20. Joel, I just now clicked on this, and was surprised to see among the participants....MIchial Farmer was a former student of mine a long time ago in a galaxy far, far, away. What a small world we live in....
  21. Social networks are indeed very useful, not only because you can learn many new things, but also by the idea that you can promote your style and your way of thinking there. But everything must be done with caution. If people are interested in your posts, you can easily get a vast audience. Other Instagrammers simply use https://famoid.com/buy-instagram-followers/ to increase the number of subscribers on their profile, and that is acceptable in my opinion. I believe that the main thing for people is to express themselves in the way they feel will be good for themselves.
  22. Good point about the release info. From publicist: "Opens exclusively in theaters on Friday, June 18 in New York (Angelika Film Center and Film at Lincoln Center) and Los Angeles (Laemmle’s Royal and Pasadena’s Laemmle Playhouse 7) followed by a national release" I haven't seen Double Lover, but I want to. I remember thinking in the first twenty minutes of Summer of 85 how *different* it was from By the Grace of God. For awhile I thought I couldn't really pin Ozon's style but more and more I am wondering if that's by design. He seems to adopt style that fits the material rather than looki
  23. Again, my appreciation to you both for highlighting upcoming films from major directors, or films that are worth my time regardless of who directed them. As I've said before, I've simply stopped tracking a lot of stuff that I used to track rather closely, or at least closer than the average Joe. A new Ozon film is a significant event, and if I'd heard about this one, it's since slipped my mind. I'll keep an eye out for Summer of 85 (and will again suggest, without pleading, for information about how/where to watch these recommended films; sure, I can google and figure it out - and I will - but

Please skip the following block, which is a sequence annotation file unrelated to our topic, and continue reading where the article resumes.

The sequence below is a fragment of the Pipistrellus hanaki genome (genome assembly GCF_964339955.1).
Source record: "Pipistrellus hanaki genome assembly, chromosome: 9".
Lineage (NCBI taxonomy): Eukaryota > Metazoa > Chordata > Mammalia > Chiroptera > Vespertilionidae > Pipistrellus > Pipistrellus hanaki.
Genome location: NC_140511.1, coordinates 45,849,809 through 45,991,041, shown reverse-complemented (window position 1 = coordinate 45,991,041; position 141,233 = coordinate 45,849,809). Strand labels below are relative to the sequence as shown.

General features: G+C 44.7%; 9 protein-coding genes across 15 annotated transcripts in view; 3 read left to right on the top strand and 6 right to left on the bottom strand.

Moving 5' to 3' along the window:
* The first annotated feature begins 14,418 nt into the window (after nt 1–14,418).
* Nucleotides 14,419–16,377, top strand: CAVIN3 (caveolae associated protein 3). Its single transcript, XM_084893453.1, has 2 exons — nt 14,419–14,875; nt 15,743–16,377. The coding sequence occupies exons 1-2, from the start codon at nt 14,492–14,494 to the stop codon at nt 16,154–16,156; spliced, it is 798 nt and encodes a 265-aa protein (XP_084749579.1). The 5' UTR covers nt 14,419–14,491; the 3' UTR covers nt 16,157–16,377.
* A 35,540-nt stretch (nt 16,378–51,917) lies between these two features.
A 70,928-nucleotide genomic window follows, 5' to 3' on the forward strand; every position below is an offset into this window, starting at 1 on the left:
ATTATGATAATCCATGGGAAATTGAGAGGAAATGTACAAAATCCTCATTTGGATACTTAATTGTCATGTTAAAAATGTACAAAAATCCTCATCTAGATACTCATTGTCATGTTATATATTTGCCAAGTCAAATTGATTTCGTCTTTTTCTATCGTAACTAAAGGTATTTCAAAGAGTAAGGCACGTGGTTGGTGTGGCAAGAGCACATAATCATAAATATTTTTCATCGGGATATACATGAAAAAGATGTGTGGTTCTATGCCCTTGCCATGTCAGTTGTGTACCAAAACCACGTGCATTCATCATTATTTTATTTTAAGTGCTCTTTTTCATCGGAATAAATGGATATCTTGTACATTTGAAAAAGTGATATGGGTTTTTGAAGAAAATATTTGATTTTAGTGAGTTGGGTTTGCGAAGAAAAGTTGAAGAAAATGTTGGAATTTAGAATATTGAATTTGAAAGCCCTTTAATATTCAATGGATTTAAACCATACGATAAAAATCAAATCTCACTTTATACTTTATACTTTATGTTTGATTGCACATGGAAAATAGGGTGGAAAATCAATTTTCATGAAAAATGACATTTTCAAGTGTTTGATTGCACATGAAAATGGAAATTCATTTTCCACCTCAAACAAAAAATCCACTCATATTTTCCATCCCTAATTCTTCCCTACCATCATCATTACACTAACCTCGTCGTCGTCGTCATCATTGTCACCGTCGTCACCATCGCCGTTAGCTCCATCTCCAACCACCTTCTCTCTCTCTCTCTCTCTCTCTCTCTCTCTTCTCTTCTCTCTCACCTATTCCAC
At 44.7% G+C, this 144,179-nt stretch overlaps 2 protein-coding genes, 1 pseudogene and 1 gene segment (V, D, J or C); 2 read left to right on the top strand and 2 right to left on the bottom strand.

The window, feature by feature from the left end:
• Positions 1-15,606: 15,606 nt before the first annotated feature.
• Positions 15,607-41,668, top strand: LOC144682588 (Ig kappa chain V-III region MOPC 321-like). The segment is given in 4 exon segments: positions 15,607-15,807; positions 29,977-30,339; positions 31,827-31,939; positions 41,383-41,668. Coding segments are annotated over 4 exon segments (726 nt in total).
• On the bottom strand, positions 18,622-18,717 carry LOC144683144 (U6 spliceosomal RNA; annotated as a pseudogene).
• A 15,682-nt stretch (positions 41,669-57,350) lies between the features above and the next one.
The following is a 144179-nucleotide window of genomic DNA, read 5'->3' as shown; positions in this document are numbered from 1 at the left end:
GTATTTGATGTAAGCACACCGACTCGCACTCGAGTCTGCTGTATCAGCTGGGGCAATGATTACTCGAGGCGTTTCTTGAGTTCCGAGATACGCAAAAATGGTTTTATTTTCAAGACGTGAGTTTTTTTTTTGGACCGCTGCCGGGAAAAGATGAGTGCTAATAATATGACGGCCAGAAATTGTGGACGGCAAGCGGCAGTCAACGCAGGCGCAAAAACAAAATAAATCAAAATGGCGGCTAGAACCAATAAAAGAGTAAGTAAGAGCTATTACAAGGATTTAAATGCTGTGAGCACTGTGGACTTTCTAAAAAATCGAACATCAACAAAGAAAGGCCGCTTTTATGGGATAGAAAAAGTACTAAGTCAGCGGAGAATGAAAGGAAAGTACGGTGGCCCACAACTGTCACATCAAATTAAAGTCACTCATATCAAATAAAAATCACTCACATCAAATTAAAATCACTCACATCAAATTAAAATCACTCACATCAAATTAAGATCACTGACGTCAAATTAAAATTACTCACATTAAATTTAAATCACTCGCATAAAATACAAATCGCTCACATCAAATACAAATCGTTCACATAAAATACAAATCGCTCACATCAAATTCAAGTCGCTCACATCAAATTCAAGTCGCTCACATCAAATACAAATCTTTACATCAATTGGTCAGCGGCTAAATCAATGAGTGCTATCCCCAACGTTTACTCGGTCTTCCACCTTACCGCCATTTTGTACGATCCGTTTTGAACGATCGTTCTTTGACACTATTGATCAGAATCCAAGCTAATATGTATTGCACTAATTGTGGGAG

24. Andrew

    Summer of 85

    Jessica and I saw this during the online Chicago Film Fest last year and liked it quite a bit, too.
  25. kenmorefield

    Summer of 85

    I don't know what it is about Ozon's work that appeals to me, but I can't remember But really, since In the House, he's been on a five film run or so that reminds me of when I was first falling hard for Kore-eda. Not meaning to imply the two are similar in style, just reaching for some sort of comparison about being aware of a director, liking him (or her) okay, and then all of a sudden having a run of films that elevates your affinity. I also have a tough time describing Ozon's style or sometimes seeing similarities. Summer of 85 is...i don't know, a mash up between John Hughes, E
  26. EDIT: Both the miniseries and the Cusack movie end with Stevie Wonder's "I Believe" (or a cover of it.) There is an element of hope in the lyrics that I find appropriate in the Cusack movie (and the novel) which just comes across as cynicism in the min-series. It's more like Natalie Wood at the end of Miracle on 34th Street -- not really believing but hoping that if one obsessively repeats over and over and over again that one does that it will somehow workout. Also, at the end of the novel, Rob makes .... not a transformation, but some small steps in the direction of self-kno